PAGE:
Tiny hummingbirds can be a big, sweet treat this summer
Summer in Pennsylvania brings many wonderful visitors to the garden, including friends and family, bees and butterflies, and, the most admired of all garden visitors, hummingbirds.
Because ruby-throated hummingbirds breed in our region, they are, by far, the most common species here. But gardeners also may be blessed with the occasional late-season sighting of the rufous hummingbird, a migrating Western species that sometimes veers off-course on its migration from its breeding grounds in the Pacific Northwest to its winter home in Mexico. We also may rarely see a calliope hummer or an Allen's hummer, but if you are spotting a handful of birds in your garden on a daily basis this time of year, you can rest assured that they are ruby-throated hummers.
These beautiful little birds are known to return to the same yard year after year. Sadly, I have yet to spot the mating pair that have called my backyard home for the past three summers. Backyard hummingbird feeders should be filled by mid-April to support nest-building efforts, and I was a few weeks late in putting mine out this year. Whether or not that played into the pair deciding not to return, I haven't a clue, but I miss them already and will continue to wash and refill the feeder every week in hopes of attracting new birds to my garden.
I also plant many hummingbird-friendly flowering plants in my garden. Hummers are highly attracted to the color red and to long, tubular flowers, so I am sure to include plenty of them in my landscape each season. They love the weigela I have planted on the side of my house, as well as the red buckeye tree we planted a few years ago. Other favorite shrubs include red or orange honeysuckle varieties and butterfly bushes.
In the perennial garden, you'll want to plant agastache, columbine, cardinal flower, penstemon, monarda, coral bells, red-hot pokers and foxglove. And if you can only grow annuals or if you garden in containers, turn to lantana, fuchsia, petunias, pineapple sage, tithonia and red salvia. In my garden, the hummers' favorite summer-blooming plant is the annual cypress vine (Ipomea quamoclit) I plant on my tee-pee trellis from seed each spring.
And, if you, too, have a hummingbird feeder, you don't have to invest in commercially made food mixtures. Simply make your own by boiling 1 cup of granulated sugar in 4 cups of water for two minutes. Let it cool and then fill the feeder. You can keep the excess in the fridge for a week or two, and be sure to empty and clean your feeder on a weekly basis.
Horticulturist Jessica Walliser co-hosts “The Organic Gardeners” at 7 a.m. Sundays on KDKA Radio. She is the author of several gardening books, including “Grow Organic” and “Good Bug, Bad Bug.” Her website is www.jessicawalliser.com.
Send your gardening or landscaping questions to firstname.lastname@example.org or The Good Earth, 503 Martindale St., 3rd Floor, D.L. Clark Building, Pittsburgh, PA 15212.
Show commenting policy
TribLive commenting policy
You are solely responsible for your comments and by using TribLive.com you agree to our Terms of Service.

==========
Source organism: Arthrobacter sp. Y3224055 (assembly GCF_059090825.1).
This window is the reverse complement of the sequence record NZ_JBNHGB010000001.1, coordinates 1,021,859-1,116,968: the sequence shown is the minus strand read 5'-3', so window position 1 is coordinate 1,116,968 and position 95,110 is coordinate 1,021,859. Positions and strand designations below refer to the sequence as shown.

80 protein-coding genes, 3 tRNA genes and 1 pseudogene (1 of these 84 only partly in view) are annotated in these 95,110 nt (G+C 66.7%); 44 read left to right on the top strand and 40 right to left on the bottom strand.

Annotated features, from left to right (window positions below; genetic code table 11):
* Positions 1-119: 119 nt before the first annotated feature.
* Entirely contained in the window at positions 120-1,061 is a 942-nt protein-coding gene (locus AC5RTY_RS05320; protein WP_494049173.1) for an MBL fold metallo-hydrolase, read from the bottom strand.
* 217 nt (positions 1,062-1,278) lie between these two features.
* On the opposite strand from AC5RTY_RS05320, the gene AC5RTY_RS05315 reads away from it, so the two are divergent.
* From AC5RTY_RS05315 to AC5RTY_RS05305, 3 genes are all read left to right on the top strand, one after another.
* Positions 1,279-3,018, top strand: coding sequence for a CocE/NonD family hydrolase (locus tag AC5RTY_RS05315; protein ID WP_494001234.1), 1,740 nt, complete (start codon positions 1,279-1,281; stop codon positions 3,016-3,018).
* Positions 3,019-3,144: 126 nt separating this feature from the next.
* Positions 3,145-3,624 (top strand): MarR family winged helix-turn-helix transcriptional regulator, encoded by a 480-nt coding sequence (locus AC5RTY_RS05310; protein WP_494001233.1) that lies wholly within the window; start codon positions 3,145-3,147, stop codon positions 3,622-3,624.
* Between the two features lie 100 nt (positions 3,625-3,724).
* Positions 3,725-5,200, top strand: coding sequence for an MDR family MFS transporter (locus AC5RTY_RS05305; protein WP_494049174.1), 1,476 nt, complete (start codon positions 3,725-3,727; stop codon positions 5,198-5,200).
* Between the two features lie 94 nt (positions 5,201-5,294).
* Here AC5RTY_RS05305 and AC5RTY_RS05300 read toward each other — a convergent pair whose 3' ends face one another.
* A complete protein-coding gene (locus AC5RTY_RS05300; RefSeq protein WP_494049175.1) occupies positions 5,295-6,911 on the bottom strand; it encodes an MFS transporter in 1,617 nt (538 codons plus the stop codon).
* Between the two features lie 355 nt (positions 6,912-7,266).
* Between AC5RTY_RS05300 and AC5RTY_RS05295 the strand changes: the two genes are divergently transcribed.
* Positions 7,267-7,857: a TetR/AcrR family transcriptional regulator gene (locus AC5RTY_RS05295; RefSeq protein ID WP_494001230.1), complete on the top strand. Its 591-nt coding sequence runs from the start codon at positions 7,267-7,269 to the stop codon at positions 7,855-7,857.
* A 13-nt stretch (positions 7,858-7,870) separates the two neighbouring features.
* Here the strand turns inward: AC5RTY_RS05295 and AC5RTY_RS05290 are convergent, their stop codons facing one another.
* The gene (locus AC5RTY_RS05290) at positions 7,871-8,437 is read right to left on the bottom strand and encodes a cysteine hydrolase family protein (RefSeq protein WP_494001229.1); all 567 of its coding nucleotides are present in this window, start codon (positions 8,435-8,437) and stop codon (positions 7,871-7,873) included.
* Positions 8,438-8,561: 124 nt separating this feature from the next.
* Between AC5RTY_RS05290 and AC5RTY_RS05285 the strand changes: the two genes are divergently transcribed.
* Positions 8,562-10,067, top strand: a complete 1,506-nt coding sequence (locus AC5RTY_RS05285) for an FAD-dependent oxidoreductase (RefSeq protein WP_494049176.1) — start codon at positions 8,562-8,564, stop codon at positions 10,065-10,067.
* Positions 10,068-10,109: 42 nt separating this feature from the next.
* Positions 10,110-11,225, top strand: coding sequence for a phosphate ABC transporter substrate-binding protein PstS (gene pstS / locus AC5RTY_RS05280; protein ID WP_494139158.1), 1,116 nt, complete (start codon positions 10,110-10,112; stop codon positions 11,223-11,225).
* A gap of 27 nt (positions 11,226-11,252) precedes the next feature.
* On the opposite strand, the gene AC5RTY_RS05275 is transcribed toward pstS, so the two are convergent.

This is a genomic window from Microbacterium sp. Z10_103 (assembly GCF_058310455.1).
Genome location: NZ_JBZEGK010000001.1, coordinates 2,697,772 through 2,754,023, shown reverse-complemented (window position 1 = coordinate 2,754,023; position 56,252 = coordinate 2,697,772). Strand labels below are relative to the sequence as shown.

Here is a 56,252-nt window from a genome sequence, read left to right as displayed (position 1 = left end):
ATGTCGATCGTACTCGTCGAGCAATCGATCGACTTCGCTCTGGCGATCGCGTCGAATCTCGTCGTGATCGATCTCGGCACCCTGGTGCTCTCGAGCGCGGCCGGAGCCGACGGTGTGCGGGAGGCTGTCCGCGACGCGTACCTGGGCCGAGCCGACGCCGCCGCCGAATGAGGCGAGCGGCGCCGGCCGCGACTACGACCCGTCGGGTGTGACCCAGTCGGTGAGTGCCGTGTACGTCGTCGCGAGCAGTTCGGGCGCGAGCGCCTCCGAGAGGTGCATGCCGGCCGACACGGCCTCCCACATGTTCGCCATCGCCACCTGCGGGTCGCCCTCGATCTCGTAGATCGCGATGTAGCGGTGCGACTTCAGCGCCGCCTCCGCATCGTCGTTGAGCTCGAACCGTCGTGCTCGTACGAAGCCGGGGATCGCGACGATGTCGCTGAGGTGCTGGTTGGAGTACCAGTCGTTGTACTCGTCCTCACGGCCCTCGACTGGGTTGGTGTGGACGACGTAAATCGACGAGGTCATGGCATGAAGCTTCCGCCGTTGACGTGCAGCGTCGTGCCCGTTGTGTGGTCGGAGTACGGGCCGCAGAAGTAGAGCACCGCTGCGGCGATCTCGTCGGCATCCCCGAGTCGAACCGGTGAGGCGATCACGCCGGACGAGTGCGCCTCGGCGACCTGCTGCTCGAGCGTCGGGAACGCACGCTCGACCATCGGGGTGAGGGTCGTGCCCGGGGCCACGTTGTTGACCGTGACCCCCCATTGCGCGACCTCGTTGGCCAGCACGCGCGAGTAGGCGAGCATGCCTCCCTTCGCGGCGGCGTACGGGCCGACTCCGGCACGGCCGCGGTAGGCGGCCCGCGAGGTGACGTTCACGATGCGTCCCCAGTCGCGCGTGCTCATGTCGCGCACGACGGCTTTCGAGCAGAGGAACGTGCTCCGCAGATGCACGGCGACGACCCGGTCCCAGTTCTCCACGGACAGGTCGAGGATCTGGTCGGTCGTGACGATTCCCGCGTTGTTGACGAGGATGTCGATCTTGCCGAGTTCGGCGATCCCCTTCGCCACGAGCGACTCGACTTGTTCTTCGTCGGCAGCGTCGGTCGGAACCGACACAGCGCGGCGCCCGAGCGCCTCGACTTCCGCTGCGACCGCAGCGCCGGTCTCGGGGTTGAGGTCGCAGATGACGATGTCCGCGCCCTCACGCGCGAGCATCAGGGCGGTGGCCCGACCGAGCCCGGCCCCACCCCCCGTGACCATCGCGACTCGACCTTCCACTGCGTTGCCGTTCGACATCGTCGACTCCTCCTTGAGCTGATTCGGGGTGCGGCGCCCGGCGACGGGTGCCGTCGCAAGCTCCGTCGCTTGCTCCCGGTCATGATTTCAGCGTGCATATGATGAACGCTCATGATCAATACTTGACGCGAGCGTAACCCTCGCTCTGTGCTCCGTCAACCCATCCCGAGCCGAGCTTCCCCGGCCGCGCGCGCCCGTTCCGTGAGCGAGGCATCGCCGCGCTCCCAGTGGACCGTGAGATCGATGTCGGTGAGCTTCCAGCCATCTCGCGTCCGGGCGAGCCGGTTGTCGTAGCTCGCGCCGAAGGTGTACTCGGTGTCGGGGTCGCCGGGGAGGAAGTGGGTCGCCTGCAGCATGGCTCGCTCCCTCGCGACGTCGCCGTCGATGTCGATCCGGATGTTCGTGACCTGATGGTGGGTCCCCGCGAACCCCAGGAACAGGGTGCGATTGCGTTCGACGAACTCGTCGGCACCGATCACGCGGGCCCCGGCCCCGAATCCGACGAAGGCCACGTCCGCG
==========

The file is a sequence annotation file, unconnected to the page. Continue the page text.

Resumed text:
We moderate comments. Our goal is to provide substantive commentary for a general readership. By screening submissions, we provide a space where readers can share intelligent and informed commentary that enhances the quality of our news and information.
While most comments will be posted if they are on-topic and not abusive, moderating decisions are subjective. We will make them as carefully and consistently as we can. Because of the volume of reader comments, we cannot review individual moderation decisions with readers.
We value thoughtful comments representing a range of views that make their point quickly and politely. We make an effort to protect discussions from repeated comments either by the same reader or different readers.
We follow the same standards for taste as the daily newspaper. A few things we won't tolerate: personal attacks, obscenity, vulgarity, profanity (including expletives and letters followed by dashes), commercial promotion, impersonations, incoherence, proselytizing and SHOUTING. Don't include URLs to Web sites.
We do not edit comments. They are either approved or deleted. We reserve the right to edit a comment that is quoted or excerpted in an article. In this case, we may fix spelling and punctuation.
We welcome strong opinions and criticism of our work, but we don't want comments to become bogged down with discussions of our policies and we will moderate accordingly.
We appreciate it when readers and people quoted in articles or blog posts point out errors of fact or emphasis and will investigate all assertions. But these suggestions should be sent via e-mail. To avoid distracting other readers, we won't publish comments that suggest a correction. Instead, corrections will be made in a blog post or in an article.
- Penguins testing Fleury, Maatta, Bortuzzo for mumps
- Police: Deer rifle in vehicle at Southmoreland High School
- Sony cancels ‘The Interview’ Dec. 25 release
- Parent finds body in parking lot of Stanton Heights elementary school, prompting lockdown
- Son charged in dismemberment death of Penn Hills couple
- Steelers lookahead: Chiefs’ Charles injured but remains dangerous threat
- Route 981 sewage project could cost less
- Former Charlotte coach to lead Riverhounds
- Squirrel Hill lawyer suspended from practicing until September
- Pitt coach Chryst expected to take Wisconsin job
- Ex-Pittsburgh mayoral candidate back in jail